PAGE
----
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Beyond Business as Usual (report)

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This article is part of the Coal Issues portal on SourceWatch, a project of Global Energy Monitor and the Center for Media and Democracy. See here for help on adding material to CoalSwarm.

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Beyond Business as Usual: Investigating a Future without Coal and Nuclear Power in the U.S. is a report by Synapse Energy Economics for the Civil Society Institute.

The following is an excerpt from the executive summary:[1]

This study investigates a long-term, national strategy to transition away from coal and nuclear electricity and toward increased efficiency and renewable energy. The focus of the study is on what resources would be likely to replace coal-fired and nuclear generation, where they are located, and what this resource mix would cost relative to a “business as usual” energy future.
The study finds that a future built on more efficient use of electricity and development of the nation’s renewable resources would pose modest near-term costs but would cost less than business as usual over the long term. Specifically, we find that by 2050:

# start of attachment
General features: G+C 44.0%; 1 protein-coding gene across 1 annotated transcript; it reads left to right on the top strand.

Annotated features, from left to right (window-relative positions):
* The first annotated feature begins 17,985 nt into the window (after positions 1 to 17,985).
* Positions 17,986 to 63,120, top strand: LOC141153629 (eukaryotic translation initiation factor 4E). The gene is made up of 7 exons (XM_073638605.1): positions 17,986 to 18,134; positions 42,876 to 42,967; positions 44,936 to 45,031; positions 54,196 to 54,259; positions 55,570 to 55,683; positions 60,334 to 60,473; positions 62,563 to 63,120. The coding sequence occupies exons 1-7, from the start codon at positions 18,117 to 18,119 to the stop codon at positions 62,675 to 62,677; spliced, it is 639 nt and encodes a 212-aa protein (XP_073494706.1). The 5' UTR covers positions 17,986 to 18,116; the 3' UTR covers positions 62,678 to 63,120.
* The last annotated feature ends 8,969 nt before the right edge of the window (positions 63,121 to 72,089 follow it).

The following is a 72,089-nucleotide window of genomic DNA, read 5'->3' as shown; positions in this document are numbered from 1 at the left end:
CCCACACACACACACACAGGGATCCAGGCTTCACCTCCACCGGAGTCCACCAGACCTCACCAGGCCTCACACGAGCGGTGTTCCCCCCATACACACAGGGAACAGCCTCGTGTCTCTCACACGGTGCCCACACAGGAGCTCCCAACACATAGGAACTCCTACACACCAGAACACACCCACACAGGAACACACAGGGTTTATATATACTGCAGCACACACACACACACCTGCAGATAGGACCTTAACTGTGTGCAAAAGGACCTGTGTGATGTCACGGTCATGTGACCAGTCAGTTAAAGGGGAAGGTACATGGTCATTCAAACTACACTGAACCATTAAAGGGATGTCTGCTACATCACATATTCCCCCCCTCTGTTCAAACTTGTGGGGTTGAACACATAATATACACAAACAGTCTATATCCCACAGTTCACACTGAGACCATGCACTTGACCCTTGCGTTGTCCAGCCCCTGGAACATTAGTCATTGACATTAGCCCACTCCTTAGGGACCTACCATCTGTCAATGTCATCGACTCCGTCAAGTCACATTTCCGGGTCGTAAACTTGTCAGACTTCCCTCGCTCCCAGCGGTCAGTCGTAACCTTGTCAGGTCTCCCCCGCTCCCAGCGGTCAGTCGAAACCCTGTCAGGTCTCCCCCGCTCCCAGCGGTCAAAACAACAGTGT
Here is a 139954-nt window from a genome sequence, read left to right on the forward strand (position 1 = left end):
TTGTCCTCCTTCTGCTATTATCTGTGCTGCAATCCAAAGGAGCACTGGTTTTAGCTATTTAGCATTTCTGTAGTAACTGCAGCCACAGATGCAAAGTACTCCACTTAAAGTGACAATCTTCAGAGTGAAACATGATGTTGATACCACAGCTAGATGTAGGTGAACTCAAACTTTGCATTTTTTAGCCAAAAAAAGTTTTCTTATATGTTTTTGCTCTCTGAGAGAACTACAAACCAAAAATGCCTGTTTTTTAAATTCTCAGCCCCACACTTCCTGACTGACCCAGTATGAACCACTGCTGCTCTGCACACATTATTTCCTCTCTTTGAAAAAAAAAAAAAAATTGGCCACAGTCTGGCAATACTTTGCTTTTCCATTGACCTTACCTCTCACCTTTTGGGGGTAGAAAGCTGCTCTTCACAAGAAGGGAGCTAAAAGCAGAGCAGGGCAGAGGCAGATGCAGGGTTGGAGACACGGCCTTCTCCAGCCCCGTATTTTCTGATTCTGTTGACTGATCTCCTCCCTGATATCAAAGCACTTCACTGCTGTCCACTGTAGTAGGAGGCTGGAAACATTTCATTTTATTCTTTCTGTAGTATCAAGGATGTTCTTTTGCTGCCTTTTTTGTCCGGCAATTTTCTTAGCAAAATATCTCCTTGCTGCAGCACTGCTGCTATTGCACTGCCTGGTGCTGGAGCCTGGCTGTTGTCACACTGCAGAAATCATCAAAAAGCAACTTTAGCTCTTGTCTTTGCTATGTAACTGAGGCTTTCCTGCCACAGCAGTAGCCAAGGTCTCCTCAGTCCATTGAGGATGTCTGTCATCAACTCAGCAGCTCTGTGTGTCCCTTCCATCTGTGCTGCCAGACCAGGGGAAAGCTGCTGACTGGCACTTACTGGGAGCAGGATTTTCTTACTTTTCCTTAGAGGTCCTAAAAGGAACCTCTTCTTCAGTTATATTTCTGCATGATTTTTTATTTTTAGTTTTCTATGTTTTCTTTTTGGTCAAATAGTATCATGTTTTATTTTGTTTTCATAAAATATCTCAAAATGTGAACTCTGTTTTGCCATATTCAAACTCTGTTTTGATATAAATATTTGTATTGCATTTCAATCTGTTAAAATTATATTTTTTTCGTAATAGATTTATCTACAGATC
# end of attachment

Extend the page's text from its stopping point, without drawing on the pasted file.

• Aggressive investments in more efficient technologies in every sector could reduce electricity use by 10% from today’s requirements, or nearly 40% from a “business as usual” scenario. Utilities in several states are already achieving savings at this level.
  • The US could feasibly retire the entire fleet of coal-fired plants and build no new coal-fired generation, rather than burning more coal.
  • Tens of billions could be saved in avoided pollution control costs at the coal-fired plants retired between 2010 and 2020.
  • Electric sector emissions of carbon dioxide would fall by 82%.
  • Renewable energy, including wind, solar, and biomass, could increase throughout the nation, eventually providing 48% of the nation’s electricity requirements.
  • This scenario would cost more in the near term, but over the long term it would cost less than a business as usual energy future.


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